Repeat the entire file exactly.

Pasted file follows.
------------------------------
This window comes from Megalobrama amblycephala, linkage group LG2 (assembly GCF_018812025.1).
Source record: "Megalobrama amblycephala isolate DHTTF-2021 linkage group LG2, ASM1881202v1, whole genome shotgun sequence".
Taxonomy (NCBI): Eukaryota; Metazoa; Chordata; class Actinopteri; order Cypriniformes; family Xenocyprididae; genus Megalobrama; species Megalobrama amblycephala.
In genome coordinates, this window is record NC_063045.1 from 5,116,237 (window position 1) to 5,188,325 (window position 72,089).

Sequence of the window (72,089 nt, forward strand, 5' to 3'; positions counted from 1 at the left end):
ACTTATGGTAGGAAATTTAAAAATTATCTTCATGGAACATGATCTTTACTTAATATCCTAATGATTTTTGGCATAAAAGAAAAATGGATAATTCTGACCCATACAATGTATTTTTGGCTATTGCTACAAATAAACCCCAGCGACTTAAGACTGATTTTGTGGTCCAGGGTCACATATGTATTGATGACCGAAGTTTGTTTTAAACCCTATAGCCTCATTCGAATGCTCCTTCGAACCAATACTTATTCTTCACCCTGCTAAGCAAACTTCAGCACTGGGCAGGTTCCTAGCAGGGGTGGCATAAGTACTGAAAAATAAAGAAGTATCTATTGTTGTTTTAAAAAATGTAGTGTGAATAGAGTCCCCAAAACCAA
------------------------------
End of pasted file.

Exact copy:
This window comes from Megalobrama amblycephala, linkage group LG2 (assembly GCF_018812025.1).
Source record: "Megalobrama amblycephala isolate DHTTF-2021 linkage group LG2, ASM1881202v1, whole genome shotgun sequence".
Taxonomy (NCBI): Eukaryota; Metazoa; Chordata; class Actinopteri; order Cypriniformes; family Xenocyprididae; genus Megalobrama; species Megalobrama amblycephala.
In genome coordinates, this window is record NC_063045.1 from 5,116,237 (window position 1) to 5,188,325 (window position 72,089).

Sequence of the window (72,089 nt, forward strand, 5' to 3'; positions counted from 1 at the left end):
ACTTATGGTAGGAAATTTAAAAATTATCTTCATGGAACATGATCTTTACTTAATATCCTAATGATTTTTGGCATAAAAGAAAAATGGATAATTCTGACCCATACAATGTATTTTTGGCTATTGCTACAAATAAACCCCAGCGACTTAAGACTGATTTTGTGGTCCAGGGTCACATATGTATTGATGACCGAAGTTTGTTTTAAACCCTATAGCCTCATTCGAATGCTCCTTCGAACCAATACTTATTCTTCACCCTGCTAAGCAAACTTCAGCACTGGGCAGGTTCCTAGCAGGGGTGGCATAAGTACTGAAAAATAAAGAAGTATCTATTGTTGTTTTAAAAAATGTAGTGTGAATAGAGTCCCCAAAACCAA